Why was that?
Further reading of the trial notes shows both Walter and the stonemason, Riley, were cross examined regarding the presence of Aboriginal women at Cocanarup and at Dunn Swamp, the shearing shed and lease on the coast (Hopetoun). Both were careful to deny any association or knowledge of Aboriginal women at either place.
So, from the trial notes, we know Dartamabaum, who did not work for any of the station owners, arrived at Cocanarup on March 20th, 1880, dressed in a traditional kangaroo skin coat under which he carried a dowak or short sharp stick. He had come around twice before but left without incident, on both times enquiring after his son Barron, one of the men employed at Cocanarup Station who had run away a few weeks previous and who John Dunn did not want to return. Walter Dunn said he had known Dartambaum about four years but that his brother (who we now know had only recently returned from a long stint in South Australia and elsewhere) had only met him once. Dartambaum and John Dunn left the homestead together. Some distance away, a confrontation between Dartambaum, Dunn and three other Aboriginal men occurred and Dunn was fatally speared in the neck.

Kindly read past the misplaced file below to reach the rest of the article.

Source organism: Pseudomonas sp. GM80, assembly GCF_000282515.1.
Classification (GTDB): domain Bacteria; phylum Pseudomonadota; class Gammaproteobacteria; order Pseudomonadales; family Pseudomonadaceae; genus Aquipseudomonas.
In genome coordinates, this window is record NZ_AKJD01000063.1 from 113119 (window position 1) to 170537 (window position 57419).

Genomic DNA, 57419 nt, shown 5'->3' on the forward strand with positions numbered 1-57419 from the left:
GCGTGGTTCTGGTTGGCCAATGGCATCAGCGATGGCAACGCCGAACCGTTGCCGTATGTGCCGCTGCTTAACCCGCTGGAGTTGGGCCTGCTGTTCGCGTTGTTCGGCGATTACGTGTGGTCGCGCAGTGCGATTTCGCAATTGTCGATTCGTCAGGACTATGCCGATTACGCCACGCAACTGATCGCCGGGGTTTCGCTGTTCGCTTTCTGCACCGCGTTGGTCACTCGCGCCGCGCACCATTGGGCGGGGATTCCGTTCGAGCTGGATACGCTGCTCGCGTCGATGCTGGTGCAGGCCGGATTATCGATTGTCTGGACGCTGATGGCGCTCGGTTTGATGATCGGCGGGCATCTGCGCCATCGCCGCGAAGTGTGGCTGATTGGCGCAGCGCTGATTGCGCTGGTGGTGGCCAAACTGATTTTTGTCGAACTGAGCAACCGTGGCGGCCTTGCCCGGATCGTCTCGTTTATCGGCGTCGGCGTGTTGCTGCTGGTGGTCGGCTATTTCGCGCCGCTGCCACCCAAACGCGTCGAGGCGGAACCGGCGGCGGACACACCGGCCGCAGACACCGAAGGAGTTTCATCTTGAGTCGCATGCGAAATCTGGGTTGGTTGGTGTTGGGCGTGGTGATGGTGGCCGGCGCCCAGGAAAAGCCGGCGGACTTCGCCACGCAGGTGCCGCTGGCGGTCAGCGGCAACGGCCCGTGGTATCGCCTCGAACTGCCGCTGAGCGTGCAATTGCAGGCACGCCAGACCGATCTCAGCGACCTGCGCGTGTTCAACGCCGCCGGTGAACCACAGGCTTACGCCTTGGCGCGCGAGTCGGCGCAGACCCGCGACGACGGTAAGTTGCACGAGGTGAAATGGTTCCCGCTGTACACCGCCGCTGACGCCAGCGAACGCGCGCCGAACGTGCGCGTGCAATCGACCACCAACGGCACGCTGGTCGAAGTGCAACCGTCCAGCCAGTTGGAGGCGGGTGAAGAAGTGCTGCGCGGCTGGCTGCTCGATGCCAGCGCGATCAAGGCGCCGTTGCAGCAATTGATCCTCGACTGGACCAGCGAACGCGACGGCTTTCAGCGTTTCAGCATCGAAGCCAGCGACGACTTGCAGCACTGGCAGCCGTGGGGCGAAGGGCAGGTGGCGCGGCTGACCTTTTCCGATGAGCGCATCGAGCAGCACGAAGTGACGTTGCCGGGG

Also in the equation is Dartambaum’s daughter, Kitty, who was employed by the neighbouring station owned by the Moir brothers but who lived with one of the Dunn shepherds 23 miles off. That place is likely to have been Dunn Swamp, the lease on the coast near Mary Ann Haven (now Hopetoun) where they did the shearing.